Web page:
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Intro A&P: Assi 3

Penn Foster Intro to A&P Assignment 3 Test Yourself

What is another name for the interpleural space where the heart is located? Mediastinum
Describe the layer of the heart. Between which two layers is there a fluid-filled space? The fibrous pericardium protects the heart and loosely attaches to the diaphragm. The serous pericardium is composed of the visceral layer and the parietal layer with a fluid--filled cavity in between
Describe the chambers and valves through which a blood cell would pass in the correct order. Vena Cava- Right Atrium- Tricuspid Valve- Right Ventricle- Pulmonary Valve- Pulmonary Artery- Lungs- Pulmonary Veins- Left Atrium- Mitral Valve- Left Ventricle- Aortic Valve- Aorta- Systemic Circulation.
What are the most easily visible parts of the atria called? Auricles
How can you identify the ventricles when looking at the outside of the heart? The ventricles can be identified by the auricles they lie under
Which structures are found at the base of the heart? At the apex? The atria is at the base and the left ventricle is makes the apex
Describe the structure of a heart valve. The flaps originate from annulus of valve, opens when atrial muscles contract allowing blood to flow into RV; ventricle contracts, atrium relaxes & the chordae tendinae (CT) prevents backflow, connect free edges of valvular flaps to the papillary muscle
What are the chordae tendinae? Where do they attach? What is their function? A band of tissue that originates at the interventricular septum but does not attach to the flaps of the tricuspid valve. Connects to the outside wall of the right ventricle.
What’s another name for mitral valve? Tricuspid valve? Semilunar valve? "Left atrioventricular valve, Right atrioventricular valve, Aortic valve"
Describe how a cell depolarizes and repolarizes. "When gates in the cell wall are opened, cations flow into the cell to equalize the charge on either side of the cell membrane (depolarization). The SA node automatically repolarizes."
What is the pacemaker for the heart? "The SA node, sinoatrial node"
How does an electrical impulse travel from the atria to the ventricles? After the electrical impulse is generated in the SA node in the RA, it spreads across both atria. Then travels down the specialized muscle fibers to the AV node. A slight delay occurs, this is the only route of conduction from the atria to the ventricles.
What is the benefit of the atria going through systole before the ventricles? "Because the atrial systolic contractions push the blood into the ventricles. If they were to happen at the same time, then the pressure in the contracting ventricles would be so much higher that the atria could not push the blood into the ventricles."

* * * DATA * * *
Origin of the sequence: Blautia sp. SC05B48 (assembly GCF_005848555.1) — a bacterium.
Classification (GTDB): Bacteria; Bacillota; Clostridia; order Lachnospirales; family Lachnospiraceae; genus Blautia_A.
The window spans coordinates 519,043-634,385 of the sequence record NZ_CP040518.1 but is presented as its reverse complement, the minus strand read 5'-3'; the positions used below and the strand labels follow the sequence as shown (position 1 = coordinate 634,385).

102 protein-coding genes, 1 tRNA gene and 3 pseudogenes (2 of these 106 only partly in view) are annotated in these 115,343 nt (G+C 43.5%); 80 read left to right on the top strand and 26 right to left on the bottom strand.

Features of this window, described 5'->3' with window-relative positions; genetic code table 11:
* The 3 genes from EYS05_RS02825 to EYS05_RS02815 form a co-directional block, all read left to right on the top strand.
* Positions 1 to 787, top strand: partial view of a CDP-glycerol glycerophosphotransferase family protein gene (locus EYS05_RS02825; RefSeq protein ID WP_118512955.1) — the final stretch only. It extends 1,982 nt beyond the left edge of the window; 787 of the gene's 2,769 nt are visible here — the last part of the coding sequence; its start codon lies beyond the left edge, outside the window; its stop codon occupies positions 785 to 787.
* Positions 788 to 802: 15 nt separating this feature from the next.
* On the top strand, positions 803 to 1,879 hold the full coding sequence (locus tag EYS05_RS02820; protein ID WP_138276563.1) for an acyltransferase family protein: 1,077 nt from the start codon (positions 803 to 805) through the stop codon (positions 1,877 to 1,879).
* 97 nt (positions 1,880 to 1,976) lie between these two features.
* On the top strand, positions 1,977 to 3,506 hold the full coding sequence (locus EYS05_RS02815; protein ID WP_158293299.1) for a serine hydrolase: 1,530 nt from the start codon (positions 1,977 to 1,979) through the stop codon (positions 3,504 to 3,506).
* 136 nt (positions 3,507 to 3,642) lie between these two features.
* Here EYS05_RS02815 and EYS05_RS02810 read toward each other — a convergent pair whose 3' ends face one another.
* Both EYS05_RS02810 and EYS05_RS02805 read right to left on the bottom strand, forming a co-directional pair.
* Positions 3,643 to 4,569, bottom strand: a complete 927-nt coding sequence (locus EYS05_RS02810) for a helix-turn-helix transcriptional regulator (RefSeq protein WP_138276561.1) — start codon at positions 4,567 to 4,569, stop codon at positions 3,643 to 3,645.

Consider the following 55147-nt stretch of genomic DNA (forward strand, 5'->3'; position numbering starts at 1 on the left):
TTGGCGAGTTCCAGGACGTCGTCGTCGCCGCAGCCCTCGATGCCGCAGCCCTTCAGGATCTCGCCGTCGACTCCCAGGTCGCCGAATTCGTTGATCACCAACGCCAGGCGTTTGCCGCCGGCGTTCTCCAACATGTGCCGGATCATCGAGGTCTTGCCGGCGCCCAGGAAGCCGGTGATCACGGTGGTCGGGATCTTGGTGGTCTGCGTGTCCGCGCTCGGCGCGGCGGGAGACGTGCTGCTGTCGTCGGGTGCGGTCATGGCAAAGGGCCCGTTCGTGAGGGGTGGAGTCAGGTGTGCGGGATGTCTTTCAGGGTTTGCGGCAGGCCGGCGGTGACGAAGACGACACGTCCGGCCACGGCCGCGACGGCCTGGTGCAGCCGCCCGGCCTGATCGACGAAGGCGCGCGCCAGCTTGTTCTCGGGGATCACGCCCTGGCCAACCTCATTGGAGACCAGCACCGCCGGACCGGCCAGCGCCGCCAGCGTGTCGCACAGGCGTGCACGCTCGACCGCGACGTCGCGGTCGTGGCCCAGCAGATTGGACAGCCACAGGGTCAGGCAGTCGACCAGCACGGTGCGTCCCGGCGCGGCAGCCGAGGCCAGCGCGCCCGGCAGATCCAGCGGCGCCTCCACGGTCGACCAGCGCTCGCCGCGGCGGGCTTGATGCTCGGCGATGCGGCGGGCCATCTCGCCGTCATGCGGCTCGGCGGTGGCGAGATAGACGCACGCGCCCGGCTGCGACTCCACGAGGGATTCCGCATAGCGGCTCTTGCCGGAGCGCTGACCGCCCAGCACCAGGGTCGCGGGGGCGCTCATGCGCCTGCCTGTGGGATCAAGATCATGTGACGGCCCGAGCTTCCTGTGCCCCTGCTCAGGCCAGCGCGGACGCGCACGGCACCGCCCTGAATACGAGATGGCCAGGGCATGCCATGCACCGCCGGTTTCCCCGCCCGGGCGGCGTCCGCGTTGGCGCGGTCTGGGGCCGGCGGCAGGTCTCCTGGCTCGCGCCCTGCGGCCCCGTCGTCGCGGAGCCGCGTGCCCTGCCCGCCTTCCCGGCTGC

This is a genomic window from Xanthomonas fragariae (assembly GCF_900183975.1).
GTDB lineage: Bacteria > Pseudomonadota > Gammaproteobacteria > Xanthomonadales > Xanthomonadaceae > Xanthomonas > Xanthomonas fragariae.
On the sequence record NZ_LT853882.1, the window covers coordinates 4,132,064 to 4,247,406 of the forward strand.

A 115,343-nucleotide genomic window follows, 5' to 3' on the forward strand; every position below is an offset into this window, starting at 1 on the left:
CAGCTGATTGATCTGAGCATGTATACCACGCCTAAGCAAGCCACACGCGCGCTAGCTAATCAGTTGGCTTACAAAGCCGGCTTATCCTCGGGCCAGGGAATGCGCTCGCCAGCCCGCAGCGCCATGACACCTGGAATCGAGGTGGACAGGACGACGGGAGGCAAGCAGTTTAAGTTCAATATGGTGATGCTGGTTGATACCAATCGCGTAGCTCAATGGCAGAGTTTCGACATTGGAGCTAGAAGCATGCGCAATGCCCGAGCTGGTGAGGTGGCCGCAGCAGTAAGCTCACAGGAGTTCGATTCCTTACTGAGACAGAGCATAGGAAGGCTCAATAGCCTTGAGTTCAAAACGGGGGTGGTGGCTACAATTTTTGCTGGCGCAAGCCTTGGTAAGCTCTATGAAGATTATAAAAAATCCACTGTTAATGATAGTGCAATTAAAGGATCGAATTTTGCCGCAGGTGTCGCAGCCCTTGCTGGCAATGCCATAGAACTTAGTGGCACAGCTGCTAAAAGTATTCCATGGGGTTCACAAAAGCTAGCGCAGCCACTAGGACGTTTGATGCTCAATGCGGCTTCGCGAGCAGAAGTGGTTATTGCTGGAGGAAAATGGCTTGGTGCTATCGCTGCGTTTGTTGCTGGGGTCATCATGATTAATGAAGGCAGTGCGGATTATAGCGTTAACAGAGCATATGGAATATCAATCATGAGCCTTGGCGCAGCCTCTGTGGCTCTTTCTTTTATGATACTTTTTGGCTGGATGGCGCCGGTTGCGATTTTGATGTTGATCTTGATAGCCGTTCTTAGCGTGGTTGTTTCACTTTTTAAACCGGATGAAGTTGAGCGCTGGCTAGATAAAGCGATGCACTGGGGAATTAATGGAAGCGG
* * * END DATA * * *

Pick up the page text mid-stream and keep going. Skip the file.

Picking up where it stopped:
How does a fetus get oxygen? Through the umbilical vein
Which blood vessels carry blood to and from the fetus? The placenta
"Name, where, and what the passes are." Ductus venosus-bypasses the liver-between umbilical cord and the caudal vena cava; Oval foramen-first bypass to the lungs-between the left and right atrium; Ductus arteriosus-second bypass to the lungs-in the pulmonary artery
What are the normal heart sounds in small animals called? What is happening when we hear them? S1-simultaneous closure of mitral and tricuspid valve; S2-closure of semilunar valves
What are S3 and S4? In what species may they be heard? S3 is due to rapid ventricular filling. S4 is due to atrial contraction in large animals.
What two factors control cardiac output? Stroke Volume and heart rate
Write an equation relating stroke volume and heart rate to cardiac output. CO=SV*HR
How does cardiac output increase during exercise? "Increased contractility increases stroke volume and the heart contracts more often, increasing heart rate."
Why can we feel peripheral shock? Why are pulses weak and rapid in animals suffering from shock? "Pulses are felt because of the pressure differences in blood vessels during systole and diastole.Pulses are weak and rapid during shock because the stroke volume is decreased, while heart rate increases."
How does the autonomic nervous system influence cardiac output? The autonomic nervous system controls the flow of hormones that can affect the cardiac output
How does an ECG work? An ECG measures the electrical activity of the heart and transfers it to paper in the form of waves.
Describe the ECG waves. "The first wave is the P wave, measure the depolarization of the atria. The next are Q,R,S which measure ventricular depolarization. The T wave represents repolarization."
"Name the major arteries and veins that travel from the heart to the trunk, head, and limbs." The aorta; right and left subclavian arteries; right and left carotid; left and right iliac; coccygeal; capillaries; right and left iliac veins; left and right jugular.
Describe the types of vessels through which blood passes. "Arteries carry blood from the heart. They become arterioles, which become capillaries,exchange O2 & nutrients. Enter venules, which as they merge become veins (may have valves). Veins return to the caudal vena cava, then to the RA of the heart.
How are the muscles in blood vessels used? For constriction and relaxation.
What are the names and locations of veins commonly used for venipuncture in small animals and rodents? Not everything fit in the answer Jugular- sides of the neck; Cephalic vein- between elbow&carpus; Femoral- medial aspectbetween groin&tarsal joint- ; Saphenous- cranial aspect of the leg just above the hock and below the knee; Coccygeal= ventral midline of the tail
What are the names and location of veins commonly used for venipuncture in horses and ruminants? Jugular-either side of the neck- any; Coccygeal- ventral midline of the tail- ruminant